Study of the origins and development of jazz as an art form. MUSIC 7 Evolution of Jazz (3) (GA;US)(BA) This course meets the Bachelor of Arts degree requirements. Evolution of Jazz is a course designed to examine the historical and sociological aspects of the American art form¿jazz. This general education course is for non-music majors. The material covered in this course begins with the precursors of jazz and then emphasizes the African American musical traditions and white American (initially European) influences that have shaped jazz as an American art form. This is followed by period studies of the various jazz styles: New Orleans Dixieland, Chicago Style, Swing, Bebop, Cool, Hard Bop, Modal Jazz, Free Jazz, Fusion Jazz, Neo-Bop, Latin Jazz, and the globalization of jazz. The various jazz styles are examined from musical, sociological, and economical perspectives. The major innovators and performers are identified and studied. As new styles are presented, a careful comparison to the previous style is done to help with classification. A major component of the course is listening. Early in the course listening skills are taught. Students learn how to recognize certain instruments, hear the various sections within a group, and identify forms. Evaluation methods may include quizzes, tests, open forums, discussion boards, a live jazz concert review, and a reflection paper. Students will receive GA credit for this course, as well as US designation. The course will not satisfy any requirements for the major or minor in music. For in-class sections of MUSIC 7, the course requires high-quality audio playback equipment, computer/projection, and keyboard/piano availability. For those sections of MUSIC 7 offered online, all pieces, excerpts, examples, videos, and texts will be made available to students online.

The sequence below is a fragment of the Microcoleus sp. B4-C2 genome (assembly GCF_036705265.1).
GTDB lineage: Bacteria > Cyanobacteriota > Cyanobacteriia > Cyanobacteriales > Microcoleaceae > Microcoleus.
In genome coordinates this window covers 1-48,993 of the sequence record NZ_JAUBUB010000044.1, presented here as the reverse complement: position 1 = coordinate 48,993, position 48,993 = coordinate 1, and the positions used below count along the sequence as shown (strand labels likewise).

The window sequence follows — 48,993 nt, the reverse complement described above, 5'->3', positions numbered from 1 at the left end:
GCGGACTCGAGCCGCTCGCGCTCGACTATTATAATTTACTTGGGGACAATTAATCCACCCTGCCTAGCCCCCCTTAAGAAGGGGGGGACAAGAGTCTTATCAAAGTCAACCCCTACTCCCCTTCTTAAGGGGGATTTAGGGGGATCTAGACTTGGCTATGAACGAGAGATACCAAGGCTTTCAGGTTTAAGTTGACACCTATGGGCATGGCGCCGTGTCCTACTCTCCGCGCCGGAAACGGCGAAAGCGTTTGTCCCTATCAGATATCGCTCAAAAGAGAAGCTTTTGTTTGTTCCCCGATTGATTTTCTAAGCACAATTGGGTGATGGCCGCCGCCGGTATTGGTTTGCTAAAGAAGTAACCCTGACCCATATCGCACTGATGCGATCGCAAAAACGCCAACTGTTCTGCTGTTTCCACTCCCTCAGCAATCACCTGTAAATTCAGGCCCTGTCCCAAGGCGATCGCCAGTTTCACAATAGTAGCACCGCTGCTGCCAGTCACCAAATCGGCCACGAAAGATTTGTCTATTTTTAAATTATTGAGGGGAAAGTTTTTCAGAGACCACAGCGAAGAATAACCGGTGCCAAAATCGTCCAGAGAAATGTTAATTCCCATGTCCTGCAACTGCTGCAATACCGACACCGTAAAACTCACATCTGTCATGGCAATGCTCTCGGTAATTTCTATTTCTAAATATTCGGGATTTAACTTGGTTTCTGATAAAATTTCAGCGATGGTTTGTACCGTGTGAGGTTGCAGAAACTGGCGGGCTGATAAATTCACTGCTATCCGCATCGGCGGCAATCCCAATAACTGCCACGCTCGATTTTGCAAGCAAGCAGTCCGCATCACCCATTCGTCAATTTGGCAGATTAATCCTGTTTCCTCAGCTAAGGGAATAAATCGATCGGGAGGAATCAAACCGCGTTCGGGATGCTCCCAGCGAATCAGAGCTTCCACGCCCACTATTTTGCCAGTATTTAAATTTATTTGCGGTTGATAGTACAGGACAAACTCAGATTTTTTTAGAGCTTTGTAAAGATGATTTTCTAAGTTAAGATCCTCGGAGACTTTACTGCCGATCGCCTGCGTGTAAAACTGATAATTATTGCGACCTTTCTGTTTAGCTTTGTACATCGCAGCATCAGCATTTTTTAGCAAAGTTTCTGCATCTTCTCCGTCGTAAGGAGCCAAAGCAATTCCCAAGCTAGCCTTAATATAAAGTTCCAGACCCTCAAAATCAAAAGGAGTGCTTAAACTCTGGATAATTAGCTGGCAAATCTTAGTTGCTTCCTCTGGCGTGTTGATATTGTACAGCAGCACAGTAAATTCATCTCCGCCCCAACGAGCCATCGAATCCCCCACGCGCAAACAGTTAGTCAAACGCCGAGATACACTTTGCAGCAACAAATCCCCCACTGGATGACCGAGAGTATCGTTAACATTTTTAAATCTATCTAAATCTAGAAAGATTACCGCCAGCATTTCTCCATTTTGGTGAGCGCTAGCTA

Bachelor of Arts: Arts
United States Cultures (US)
General Education: Arts (GA)
GenEd Learning Objective: Effective Communication
GenEd Learning Objective: Crit and Analytical Think
GenEd Learning Objective: Integrative Thinking


MUSIC 8: Rudiments of Music  3 CREDITS